SKILL:  Novice (not effective or new) teachers need diagnostic feedback.  Helps teachers understand what isn't working and why it isn't working. Apprentice (minimally effective) teachers need prescriptive feedback. Helps teachers understand what to do to improve their practice. Give two options and the teacher chooses which one feels better to them.  Have a third option if the teacher doesn't like the other two. Practitioner (effective) teachers need descriptive feedback. Holds up a mirror so that teachers can diagnose their own practice and improve. Master (highly effective) teachers need micro-feedback. Helps teachers become aware of nuances and tweaks that can improve their practice and sustain mastery. They have a hard time articulating why they are good.

WILL:  Coerced teachers have to be forced to do something. Compliant teachers do what they are asked to do.  Cooperative teachers offer to help. Committed teachers will continue to do something even if the focus changes. A cynical teacher is a high will, committed teacher who has been disappointed. Teachers can be in different places depending on the topic or situation.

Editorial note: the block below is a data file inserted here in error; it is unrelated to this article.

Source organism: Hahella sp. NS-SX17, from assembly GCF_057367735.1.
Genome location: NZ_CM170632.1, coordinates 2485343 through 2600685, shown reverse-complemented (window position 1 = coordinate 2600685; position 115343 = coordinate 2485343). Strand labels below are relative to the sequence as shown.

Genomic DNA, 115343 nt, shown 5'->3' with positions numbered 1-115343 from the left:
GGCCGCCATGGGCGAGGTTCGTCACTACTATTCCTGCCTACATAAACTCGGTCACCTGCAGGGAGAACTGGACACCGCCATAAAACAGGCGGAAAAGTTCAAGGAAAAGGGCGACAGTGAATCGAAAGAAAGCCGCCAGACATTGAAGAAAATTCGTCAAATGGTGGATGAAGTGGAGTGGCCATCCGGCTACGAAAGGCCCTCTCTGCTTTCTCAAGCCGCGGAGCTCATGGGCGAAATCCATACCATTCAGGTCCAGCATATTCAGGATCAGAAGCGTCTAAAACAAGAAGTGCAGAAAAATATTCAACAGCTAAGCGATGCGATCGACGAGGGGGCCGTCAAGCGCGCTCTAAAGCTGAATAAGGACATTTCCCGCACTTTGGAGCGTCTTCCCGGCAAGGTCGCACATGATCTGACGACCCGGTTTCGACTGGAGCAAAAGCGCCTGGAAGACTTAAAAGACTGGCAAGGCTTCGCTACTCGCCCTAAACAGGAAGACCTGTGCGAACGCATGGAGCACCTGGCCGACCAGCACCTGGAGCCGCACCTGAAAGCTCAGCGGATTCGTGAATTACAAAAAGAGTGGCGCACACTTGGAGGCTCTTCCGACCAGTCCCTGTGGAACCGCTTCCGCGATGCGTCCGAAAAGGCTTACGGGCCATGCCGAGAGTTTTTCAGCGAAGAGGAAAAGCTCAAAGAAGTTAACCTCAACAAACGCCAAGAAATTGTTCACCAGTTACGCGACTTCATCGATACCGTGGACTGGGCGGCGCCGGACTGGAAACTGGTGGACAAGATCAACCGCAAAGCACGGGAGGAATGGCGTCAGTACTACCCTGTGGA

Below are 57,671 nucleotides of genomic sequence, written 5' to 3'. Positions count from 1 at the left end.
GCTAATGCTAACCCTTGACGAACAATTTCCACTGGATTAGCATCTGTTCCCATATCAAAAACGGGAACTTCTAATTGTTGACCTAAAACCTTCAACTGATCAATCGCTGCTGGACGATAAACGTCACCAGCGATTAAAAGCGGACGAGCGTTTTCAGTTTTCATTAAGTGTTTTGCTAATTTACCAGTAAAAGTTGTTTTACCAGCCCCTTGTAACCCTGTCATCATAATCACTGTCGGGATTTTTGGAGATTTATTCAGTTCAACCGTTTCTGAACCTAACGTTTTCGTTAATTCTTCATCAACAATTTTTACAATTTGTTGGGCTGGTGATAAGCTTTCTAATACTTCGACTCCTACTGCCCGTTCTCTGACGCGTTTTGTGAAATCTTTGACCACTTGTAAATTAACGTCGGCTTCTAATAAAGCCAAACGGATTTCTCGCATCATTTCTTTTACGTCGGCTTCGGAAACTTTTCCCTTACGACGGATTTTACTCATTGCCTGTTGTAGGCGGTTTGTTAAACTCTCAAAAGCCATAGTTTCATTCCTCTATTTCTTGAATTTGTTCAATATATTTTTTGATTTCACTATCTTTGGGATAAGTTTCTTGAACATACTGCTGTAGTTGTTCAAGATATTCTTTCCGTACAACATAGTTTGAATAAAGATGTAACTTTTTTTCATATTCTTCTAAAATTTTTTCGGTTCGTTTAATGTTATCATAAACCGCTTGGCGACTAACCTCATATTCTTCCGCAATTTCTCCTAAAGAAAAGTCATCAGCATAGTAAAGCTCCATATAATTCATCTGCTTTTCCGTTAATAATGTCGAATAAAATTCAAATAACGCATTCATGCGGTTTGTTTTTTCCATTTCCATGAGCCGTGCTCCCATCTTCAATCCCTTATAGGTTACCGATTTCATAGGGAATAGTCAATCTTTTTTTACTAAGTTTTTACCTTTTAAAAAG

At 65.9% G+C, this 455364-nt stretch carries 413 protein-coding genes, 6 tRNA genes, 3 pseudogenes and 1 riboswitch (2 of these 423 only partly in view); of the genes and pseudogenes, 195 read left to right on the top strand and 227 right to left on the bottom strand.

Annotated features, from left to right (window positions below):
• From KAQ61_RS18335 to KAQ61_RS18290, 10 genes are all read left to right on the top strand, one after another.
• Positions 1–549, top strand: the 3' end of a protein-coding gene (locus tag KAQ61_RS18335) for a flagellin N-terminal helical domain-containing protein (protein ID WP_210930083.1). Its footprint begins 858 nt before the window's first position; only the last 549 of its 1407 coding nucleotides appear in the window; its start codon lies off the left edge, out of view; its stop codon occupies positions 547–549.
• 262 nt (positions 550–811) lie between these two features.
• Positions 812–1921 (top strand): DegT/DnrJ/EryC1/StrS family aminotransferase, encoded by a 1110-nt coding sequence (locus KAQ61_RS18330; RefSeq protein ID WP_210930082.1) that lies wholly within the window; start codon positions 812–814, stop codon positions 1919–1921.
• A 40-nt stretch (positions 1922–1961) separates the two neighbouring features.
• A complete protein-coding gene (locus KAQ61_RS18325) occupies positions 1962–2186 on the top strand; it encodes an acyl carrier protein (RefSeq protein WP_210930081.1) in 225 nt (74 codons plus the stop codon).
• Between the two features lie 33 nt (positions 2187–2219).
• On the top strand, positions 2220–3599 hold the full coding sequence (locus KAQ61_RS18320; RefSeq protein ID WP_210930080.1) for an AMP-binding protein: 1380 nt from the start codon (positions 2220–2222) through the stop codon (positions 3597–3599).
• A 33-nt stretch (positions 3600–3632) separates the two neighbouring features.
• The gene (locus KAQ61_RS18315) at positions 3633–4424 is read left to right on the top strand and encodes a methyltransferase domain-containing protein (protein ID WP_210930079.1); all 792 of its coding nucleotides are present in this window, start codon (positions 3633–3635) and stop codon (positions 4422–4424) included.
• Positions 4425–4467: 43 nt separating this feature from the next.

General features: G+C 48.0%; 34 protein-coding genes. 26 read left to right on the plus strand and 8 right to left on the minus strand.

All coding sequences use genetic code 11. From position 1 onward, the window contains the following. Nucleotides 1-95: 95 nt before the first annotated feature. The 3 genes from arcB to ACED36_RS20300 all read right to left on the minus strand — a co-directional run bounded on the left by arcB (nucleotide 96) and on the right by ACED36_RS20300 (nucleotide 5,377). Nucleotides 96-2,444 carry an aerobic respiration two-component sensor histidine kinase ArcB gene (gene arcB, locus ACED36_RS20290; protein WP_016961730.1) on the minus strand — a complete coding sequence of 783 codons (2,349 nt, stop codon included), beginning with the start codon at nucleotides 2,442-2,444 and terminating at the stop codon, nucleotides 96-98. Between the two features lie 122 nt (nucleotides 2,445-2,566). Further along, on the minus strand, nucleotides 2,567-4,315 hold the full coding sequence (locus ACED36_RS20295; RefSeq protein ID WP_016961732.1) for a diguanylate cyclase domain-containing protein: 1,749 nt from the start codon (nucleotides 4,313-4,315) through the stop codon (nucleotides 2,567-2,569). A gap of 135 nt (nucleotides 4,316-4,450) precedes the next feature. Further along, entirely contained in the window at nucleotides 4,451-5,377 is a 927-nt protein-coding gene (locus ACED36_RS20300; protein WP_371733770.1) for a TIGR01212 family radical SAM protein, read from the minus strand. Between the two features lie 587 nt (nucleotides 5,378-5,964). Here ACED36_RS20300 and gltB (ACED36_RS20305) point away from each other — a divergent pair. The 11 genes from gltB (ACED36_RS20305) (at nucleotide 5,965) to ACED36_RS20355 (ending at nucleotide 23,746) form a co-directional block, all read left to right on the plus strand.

WILL drivers: Autonomy is having control over things that matter to them. "What, when, where?" Mastery is becoming good at things that matter to them. "How?" Purpose is being involved in things that matter to them and their work is meaningful. "Why?" Belonging is being important to those who matter to them. "Who?"

How to get this done:  eliminate time wasters, automate time consumers, delegate empowerment failures.

Your office is not your home. Don't make it so comfortable that you want to stay there. You should be out in the school.  Give files to your secretary. Have your secretary handle your schedule, so you can block out time to go out into classrooms. Train staff to make appointments to see you.

Make providing feedback to teachers a priority. Do paperwork at the back of the classroom. Move your office. Set office days and coaching days. Divide staff amid leadership team.

Feel more confident in your own leadership, and feel more effective and efficient. Strengthen your leadership style.  Feel more connected to staff. Give yourself time to stare out the window and reflect.